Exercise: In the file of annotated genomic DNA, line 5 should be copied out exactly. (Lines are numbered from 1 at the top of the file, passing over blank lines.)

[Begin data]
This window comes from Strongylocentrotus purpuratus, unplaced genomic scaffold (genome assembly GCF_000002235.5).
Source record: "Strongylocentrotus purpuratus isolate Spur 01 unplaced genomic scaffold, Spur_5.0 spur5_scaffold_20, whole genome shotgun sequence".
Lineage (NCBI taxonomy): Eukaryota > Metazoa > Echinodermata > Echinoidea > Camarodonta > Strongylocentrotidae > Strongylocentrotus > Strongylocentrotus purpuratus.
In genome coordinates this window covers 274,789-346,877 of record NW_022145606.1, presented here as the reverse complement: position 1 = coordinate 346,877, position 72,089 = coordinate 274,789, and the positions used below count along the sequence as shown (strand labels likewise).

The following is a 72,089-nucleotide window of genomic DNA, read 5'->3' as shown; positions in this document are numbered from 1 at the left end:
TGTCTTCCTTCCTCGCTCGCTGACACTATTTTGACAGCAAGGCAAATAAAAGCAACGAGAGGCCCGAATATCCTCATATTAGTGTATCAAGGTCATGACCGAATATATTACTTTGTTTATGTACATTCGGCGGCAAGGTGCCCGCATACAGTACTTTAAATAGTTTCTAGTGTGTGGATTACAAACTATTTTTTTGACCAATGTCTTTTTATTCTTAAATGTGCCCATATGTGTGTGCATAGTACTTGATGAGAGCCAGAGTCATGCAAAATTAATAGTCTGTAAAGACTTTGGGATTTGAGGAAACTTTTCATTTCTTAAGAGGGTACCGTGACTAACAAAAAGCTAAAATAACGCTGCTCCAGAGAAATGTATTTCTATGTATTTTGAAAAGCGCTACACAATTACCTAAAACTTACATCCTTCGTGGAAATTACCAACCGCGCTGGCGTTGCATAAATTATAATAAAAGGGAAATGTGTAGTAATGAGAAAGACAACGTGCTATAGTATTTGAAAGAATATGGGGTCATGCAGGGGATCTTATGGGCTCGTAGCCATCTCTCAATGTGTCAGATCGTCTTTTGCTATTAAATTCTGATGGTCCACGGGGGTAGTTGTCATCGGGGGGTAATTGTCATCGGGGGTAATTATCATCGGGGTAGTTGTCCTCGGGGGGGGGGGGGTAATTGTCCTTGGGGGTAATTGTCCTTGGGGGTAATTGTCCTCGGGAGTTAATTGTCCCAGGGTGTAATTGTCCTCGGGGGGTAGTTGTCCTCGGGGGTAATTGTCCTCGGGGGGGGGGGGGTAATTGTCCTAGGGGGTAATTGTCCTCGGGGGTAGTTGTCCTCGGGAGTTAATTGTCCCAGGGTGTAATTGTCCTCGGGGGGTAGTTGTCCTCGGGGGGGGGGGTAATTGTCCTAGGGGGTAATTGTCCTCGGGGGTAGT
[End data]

The following is a 72,089-nucleotide window of genomic DNA, read 5'->3' as shown; positions in this document are numbered from 1 at the left end: